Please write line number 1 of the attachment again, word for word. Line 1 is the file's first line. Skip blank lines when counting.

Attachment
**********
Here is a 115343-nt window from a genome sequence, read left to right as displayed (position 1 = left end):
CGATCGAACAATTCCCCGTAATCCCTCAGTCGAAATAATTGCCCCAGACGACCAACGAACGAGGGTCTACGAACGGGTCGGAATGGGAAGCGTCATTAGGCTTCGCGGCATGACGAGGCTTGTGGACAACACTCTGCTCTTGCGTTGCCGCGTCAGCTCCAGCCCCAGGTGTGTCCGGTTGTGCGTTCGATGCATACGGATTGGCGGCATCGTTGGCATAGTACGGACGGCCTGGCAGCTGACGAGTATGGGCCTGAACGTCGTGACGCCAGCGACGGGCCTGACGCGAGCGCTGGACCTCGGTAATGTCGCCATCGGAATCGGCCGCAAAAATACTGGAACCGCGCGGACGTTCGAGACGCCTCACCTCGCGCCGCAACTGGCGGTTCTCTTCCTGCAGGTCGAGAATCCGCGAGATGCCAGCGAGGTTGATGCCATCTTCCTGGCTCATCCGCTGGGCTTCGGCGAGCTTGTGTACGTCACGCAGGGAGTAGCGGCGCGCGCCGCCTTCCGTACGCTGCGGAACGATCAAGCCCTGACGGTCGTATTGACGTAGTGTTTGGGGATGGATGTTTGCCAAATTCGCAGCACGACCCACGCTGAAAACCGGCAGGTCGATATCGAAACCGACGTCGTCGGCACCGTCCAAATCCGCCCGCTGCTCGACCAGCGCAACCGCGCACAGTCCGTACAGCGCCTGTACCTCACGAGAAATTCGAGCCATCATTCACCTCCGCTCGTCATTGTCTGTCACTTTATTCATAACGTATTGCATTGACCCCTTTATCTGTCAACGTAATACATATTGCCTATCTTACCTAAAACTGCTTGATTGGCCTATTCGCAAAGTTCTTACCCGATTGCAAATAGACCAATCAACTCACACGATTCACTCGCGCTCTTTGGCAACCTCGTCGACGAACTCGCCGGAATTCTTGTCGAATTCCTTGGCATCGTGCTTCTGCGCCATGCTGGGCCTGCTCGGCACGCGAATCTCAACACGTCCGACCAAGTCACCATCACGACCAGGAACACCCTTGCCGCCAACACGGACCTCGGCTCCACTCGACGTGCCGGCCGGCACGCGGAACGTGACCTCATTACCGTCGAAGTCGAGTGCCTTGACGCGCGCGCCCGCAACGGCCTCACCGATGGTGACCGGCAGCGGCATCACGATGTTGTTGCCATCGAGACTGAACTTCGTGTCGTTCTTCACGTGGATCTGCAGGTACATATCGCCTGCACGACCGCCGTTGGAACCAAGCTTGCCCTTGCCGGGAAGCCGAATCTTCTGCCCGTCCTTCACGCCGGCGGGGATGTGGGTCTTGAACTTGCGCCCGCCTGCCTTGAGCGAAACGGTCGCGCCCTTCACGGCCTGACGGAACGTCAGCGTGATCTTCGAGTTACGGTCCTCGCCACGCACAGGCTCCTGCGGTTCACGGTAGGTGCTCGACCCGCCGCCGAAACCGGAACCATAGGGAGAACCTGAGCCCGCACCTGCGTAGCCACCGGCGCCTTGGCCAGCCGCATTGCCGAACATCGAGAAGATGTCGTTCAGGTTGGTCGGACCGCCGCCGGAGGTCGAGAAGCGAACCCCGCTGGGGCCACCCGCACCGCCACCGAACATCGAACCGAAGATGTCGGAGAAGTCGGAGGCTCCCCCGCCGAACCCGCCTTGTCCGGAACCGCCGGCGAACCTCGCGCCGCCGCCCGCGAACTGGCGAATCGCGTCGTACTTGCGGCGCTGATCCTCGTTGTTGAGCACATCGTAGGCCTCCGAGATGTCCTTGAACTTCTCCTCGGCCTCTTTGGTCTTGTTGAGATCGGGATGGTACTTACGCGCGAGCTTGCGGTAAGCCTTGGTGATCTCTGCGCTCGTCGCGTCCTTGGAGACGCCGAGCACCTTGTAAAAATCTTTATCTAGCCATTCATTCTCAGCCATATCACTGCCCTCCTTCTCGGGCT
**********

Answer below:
Here is a 115343-nt window from a genome sequence, read left to right as displayed (position 1 = left end):